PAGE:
Game Designer | Producer
What I Did
- Improved in-game economy by optimizing item pricing and implementing a secondary soft-currency sink between levels which lifted overall LTV
- Utilized PlaytestCloud to gather player feedback before tuning gameplay and refining the overall UI/UX experience
- Designed numerous innovative mechanics to support ongoing Live Ops events, which raised event participation by 50%
Helix Stack Jump is a Hyper-Casual 3D Arcade Game for Android and iOS. The objective is to break through all the stacks and reach the bottom of the level while avoiding the black segments. Players can earn gems or play Live Ops events to unlock new skins.
I was the designer and producer of the project. I focused on improving levels, Live Ops participation, and creating interesting soft-currency sinks. Meanwhile, I handled tickets, communicated with developers, and solved problems based on data and player feedback.
The data team showed that some players quit the game after completing certain levels. Since more players would experience the early levels, we decided to focus on fixing them first.
I analyzed the early levels with the data and tried to find the differences between high and low conversion levels. I realized that the players preferred smoothness and good pacing. For example, not having too many stops and waits, and activating the fever mode naturally if the players followed the preferred paths. I then worked with the level design team to remake the levels and did A/B tests. We were able to apply the better versions and brought up level conversion.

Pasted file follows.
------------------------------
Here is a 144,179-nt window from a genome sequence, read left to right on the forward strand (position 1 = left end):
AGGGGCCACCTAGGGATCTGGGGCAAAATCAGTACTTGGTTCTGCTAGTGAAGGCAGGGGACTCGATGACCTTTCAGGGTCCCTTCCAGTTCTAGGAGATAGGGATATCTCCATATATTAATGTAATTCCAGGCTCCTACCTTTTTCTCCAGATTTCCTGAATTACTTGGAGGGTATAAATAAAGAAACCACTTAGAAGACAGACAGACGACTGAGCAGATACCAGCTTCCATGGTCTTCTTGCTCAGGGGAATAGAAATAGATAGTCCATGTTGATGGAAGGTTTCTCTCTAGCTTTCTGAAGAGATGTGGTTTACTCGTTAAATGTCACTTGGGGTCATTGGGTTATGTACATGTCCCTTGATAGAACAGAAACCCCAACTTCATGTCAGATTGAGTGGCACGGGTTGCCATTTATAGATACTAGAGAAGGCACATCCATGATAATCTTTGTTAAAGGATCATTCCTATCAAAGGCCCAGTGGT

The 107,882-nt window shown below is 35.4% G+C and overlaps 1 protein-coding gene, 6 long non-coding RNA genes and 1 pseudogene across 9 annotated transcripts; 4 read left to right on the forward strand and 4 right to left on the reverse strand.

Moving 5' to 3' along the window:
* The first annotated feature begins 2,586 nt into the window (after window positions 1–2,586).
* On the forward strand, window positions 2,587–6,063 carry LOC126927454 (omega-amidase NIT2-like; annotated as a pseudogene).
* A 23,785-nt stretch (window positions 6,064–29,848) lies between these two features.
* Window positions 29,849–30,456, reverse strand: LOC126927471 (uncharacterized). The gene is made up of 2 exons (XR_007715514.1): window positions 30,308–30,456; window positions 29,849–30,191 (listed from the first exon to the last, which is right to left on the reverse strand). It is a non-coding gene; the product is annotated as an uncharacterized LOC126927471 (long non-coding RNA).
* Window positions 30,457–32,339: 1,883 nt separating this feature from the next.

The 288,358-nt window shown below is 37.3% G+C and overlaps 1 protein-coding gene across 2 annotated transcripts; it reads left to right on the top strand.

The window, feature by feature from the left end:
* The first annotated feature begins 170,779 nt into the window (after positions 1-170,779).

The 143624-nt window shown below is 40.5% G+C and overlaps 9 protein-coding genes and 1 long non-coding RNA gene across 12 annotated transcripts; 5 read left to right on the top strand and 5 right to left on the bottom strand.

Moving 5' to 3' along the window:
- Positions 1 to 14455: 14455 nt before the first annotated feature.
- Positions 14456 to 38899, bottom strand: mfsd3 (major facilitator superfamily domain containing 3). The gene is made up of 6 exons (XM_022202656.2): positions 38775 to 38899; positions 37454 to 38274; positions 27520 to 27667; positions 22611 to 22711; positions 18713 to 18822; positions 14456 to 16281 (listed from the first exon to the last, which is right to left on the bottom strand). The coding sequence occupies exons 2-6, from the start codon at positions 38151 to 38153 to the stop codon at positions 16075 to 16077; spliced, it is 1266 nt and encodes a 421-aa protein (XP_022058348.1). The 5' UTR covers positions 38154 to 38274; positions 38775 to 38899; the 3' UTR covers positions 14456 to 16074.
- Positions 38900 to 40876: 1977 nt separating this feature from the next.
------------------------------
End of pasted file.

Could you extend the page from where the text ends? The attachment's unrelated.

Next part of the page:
The team decided to improve Live-Ops participation to increase time in-game and advertisement occurrences. With the help from the data team, I analyzed the potential issues of the current live-ops structure and churn points. It showed that the players had bad experiences in the live ops game mode and quit the game.
Based on the findings, the team decided to test new gameplay mechanics in the live-ops game mode. My approach was to design new and interesting mechanics while keeping the same controls to lower the cost of learning the game mode. On top of that, update the in-level UI elements to help teach the new mechanics. We were able to bring up the Live-Ops participation in the end.
There was only 1 currency in the game - gems. The player could only purchase new skins with gems. However, from the data, I saw that the players would keep the gems and don't spend them even if they were very late in the game.
We were curious to know whether the players didn't like the skins, didn't think they were important or didn't know how to purchase them. So, I looked into the data and worked with the data and engineer teams to set up more loggings. Then, I looked into the funnels and realized the above theories could be valid.
After that, I exposed the skin store more between levels and options for the players to get their first free skin so they could learn what skin was. On top of that, I used data to calculate players' progression on gems and updated the skin prices to ensure the pacing fitted the progression.